We surveyed countries around the world to better understand how much people value nature, here’s what we found.

Image: NatGeo

 

by Dr. Jonathan Baillie, Executive Vice President & Chief Scientist, National Geographic Society

 

In the crystal-clear waters of the Coral Triangle, live coral species first developed millions of years ago. It is a remarkable evolutionary feat. Today, however, some of the same corals that survived the extinction of the dinosaurs could disappear by the end of the century.

The Coral Triangle is not a household name but its importance to the region—spanning the archipelagic waters of Indonesia, the Philippines, Malaysia, Papua New Guinea, the Solomon Islands and Timor-Leste—and the world cannot be underestimated. The waters are home to a vibrant network of marine life including the largest diversity of coral reefs and fish species on Earth. The ecosystem supports tens of millions of people who rely on the reefs for their livelihoods, food, and protection from natural disasters (coral reefs act as a buffer against storms and floods).

As scientists, people often ask: What does the science indicate about our changing planet? We have spent the majority of our careers working to better understand global biodiversity—the weird and wonderful species on Earth and the critical ecosystems they call home.

Today, the science indicates that more than 80 percent of reefs in the Coral Triangle are classified as threatened. This unique ecosystem is plagued by the same profound ecological degradation threatening ecosystems worldwide: From habitat loss and plastic pollution to climate change, species extinction, and beyond. Scientists are currently convening in Monaco to assess the state of our oceans and cryosphere for a special UN report on climate change. We know our planet is facing environmental threats that are unprecedented; some are irreversible.

As the stakes continue to rise, we wanted to better understand: How much do average citizens value the natural world? 

This year, we commissioned the global research firm Ipsos to survey 12 countries: Australia, Brazil, China, India, Indonesia, Kenya, Mexico, South Africa, South Korea, United Arab Emirates, the United Kingdom, and the United States. The survey results

show something we have long believed: People around the world not only value nature, they want far greater protection for it. A majority of the 12,000 people surveyed support protecting at least half of the Earth’s land and oceans. Indonesia, Mexico, and Brazil rank the highest—more than 70 percent of online respondents want a majority of land and sea designated as protected areas. Not far behind is South Africa, the UK, the U.S., the UAE, and Australia, where 60 percent or more of respondents wanted a majority of both land and seas protected.

Those surveyed cited various reasons for why they believe safeguarding Earth is important. In each of the 12 countries, at least 70 percent agree that protecting nature is important for people’s health and for the economy, and they agree that being in nature brings people pleasure or satisfaction.

However, the findings also reveal striking challenges. People greatly overestimate how much of the planet is currently protected. The survey shows that, on average, people believe 36 percent of the planet is protected when in reality, the actual numbers are far lower—7.7 percent of the ocean and 15 percent of land are currently protected. Even the countries that produce the lowest average estimates, still believe that at least 25 percent of Earth’s lands are currently protected (including Australia, the UK, and the U.S.).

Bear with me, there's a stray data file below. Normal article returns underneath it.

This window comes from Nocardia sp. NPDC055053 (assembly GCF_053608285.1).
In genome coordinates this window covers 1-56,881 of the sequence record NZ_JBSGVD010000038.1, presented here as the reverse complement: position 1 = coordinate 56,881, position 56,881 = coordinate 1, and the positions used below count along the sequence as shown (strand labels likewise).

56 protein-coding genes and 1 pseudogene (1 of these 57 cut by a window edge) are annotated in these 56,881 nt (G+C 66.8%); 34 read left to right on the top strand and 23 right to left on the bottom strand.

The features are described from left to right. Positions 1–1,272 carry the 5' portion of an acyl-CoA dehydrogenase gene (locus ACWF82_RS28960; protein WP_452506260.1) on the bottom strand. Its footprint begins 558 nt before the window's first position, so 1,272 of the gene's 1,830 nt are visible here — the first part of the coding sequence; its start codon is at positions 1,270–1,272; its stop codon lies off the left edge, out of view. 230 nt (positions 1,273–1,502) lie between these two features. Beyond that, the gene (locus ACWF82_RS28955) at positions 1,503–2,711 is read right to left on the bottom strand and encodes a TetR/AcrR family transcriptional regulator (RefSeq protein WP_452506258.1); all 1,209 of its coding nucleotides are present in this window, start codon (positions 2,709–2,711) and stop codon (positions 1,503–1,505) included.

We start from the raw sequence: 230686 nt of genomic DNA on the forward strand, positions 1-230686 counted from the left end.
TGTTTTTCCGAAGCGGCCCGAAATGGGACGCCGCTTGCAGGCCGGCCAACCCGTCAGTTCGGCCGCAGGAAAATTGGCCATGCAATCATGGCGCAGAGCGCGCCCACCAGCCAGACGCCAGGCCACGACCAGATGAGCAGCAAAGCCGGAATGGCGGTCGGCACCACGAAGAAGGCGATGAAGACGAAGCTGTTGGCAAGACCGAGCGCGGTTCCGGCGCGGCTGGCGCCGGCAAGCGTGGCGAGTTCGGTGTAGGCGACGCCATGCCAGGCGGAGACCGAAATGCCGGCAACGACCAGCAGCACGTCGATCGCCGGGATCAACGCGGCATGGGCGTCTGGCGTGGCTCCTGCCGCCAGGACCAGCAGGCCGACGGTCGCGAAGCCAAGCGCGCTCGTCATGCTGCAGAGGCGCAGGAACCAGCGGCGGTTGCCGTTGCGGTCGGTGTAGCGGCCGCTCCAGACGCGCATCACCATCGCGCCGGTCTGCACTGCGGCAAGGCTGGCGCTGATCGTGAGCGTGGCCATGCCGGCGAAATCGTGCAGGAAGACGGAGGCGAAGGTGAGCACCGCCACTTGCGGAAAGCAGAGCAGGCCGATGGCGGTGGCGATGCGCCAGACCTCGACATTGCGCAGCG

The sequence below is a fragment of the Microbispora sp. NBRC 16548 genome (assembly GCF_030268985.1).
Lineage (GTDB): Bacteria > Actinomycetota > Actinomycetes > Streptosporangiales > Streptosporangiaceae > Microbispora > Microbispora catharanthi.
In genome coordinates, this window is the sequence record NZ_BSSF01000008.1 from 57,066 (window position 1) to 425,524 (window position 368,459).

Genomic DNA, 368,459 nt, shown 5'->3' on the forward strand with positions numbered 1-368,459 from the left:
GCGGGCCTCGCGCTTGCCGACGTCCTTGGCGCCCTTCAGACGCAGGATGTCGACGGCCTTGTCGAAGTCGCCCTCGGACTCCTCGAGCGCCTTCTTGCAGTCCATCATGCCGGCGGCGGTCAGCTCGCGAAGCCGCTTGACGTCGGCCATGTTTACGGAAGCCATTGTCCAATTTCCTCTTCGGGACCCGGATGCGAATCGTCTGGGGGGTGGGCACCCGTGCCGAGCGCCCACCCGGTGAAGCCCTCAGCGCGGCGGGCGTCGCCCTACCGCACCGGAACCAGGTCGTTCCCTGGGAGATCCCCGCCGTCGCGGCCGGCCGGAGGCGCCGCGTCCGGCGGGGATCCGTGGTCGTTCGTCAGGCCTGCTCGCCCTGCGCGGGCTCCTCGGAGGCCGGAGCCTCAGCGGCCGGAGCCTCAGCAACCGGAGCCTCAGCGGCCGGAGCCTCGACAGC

The question we must now ask ourselves is not how much of the natural world can we afford to lose, but how much can we collectively restore? The best science indicates that we must protect half the Earth in a natural state by 2050 with the first milestone of 30 percent by 2030.

Why set these conservation targets? These higher levels of protection are necessary to safeguard the benefits needed to sustain all life: Global biodiversity produces our oxygen, captures and stores more than 60 percent of human-caused emissions from entering our environment, and regulates our climate such that it can remain below a critical 2 degrees Celsius. These higher levels of protection are necessary then to avoid the mass extinction of wildlife and plant species, mitigate the dangerous impacts of climate change, and create the conditions necessary to achieve the U.N. Sustainable Development Goals.

Calls to protect half of the Earth are not new; Preeminent evolutionary biologist Dr. E.O. Wilson has long advocated for the protection of 50 percent of our planet in a natural state. However, as threats become more urgent, many scientists, experts, and organizations around the world agree that protecting 50 percent of the planet with an interim target of 30 percent by 2030 is necessary, and they are calling for action.

Next year, at the Convention on Biological Diversity in Kunming, China, world leaders plan to negotiate and adopt a new global pact to safeguard life on Earth, what is widely considered biodiversity’s companion to the Paris Climate Deal. We must ensure that their ambition matches the urgency of the threats we face. The survey results could have significant implications for governments and leaders to meet public demand for conservation.

Although the global challenges are enormous, the science indicates the steps we must take. If we want to maintain the great diversity of life and save precious ecosystems like the Coral Triangle from the same fate as the dinosaurs, we have a clear imperative: We must safeguard our natural world. We are inspired that so many people value nature and want to protect it. So, let’s build on this momentum. Our future depends on it.

 

 

 

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